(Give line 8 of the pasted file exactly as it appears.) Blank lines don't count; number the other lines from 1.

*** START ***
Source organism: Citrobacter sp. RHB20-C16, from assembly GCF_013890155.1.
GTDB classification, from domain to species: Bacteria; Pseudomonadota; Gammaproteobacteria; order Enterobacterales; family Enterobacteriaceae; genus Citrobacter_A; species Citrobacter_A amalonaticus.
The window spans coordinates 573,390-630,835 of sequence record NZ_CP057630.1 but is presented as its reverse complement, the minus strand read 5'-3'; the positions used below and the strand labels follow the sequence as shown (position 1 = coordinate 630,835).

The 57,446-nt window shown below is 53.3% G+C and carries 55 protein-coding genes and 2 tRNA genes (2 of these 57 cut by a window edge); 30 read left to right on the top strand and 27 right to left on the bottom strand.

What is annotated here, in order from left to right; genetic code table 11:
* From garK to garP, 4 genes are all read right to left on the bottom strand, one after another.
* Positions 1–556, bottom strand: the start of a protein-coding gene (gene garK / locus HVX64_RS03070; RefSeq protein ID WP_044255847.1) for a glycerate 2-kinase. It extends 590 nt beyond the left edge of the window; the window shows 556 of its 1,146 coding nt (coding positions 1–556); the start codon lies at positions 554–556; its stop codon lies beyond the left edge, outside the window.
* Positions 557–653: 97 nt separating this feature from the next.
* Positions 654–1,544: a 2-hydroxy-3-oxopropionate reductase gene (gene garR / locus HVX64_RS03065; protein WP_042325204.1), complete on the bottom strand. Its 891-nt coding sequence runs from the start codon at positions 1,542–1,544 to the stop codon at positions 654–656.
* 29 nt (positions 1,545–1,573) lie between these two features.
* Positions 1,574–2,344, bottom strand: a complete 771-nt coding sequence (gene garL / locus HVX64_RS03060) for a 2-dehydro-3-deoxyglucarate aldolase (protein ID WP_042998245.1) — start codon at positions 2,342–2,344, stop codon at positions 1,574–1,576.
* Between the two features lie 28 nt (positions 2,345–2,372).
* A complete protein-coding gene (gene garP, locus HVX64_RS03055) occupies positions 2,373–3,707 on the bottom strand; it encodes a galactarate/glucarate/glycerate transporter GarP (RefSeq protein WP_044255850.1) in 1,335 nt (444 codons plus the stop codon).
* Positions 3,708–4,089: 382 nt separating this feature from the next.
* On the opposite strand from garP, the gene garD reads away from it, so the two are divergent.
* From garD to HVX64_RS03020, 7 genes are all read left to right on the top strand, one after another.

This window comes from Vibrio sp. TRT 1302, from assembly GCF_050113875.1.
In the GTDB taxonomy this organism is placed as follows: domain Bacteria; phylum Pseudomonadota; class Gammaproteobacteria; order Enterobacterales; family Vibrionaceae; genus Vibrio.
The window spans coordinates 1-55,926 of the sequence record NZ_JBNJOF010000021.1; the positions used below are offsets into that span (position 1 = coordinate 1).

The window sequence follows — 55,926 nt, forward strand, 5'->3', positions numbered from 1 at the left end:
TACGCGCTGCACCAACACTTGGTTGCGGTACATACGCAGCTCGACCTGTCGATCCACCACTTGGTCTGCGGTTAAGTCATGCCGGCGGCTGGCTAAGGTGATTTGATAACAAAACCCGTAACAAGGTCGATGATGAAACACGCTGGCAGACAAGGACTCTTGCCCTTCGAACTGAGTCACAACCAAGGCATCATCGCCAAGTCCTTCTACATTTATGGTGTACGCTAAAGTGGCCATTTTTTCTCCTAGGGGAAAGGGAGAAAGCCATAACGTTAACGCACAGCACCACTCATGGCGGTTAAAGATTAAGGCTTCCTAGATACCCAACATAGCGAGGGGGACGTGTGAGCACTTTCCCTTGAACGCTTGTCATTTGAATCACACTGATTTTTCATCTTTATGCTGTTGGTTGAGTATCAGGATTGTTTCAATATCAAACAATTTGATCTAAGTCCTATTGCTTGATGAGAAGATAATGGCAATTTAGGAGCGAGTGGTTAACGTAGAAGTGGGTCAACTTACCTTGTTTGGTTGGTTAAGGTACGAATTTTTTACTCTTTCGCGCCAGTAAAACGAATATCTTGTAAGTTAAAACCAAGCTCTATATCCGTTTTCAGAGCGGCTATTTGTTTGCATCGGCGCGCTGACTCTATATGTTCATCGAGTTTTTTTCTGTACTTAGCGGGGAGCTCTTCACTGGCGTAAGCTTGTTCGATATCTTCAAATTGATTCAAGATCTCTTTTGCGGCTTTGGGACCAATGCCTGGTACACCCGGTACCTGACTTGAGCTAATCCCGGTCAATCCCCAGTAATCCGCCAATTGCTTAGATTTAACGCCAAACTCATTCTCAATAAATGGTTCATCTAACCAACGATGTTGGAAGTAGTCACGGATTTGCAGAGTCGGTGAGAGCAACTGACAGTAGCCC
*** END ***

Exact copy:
* Positions 557–653: 97 nt separating this feature from the next.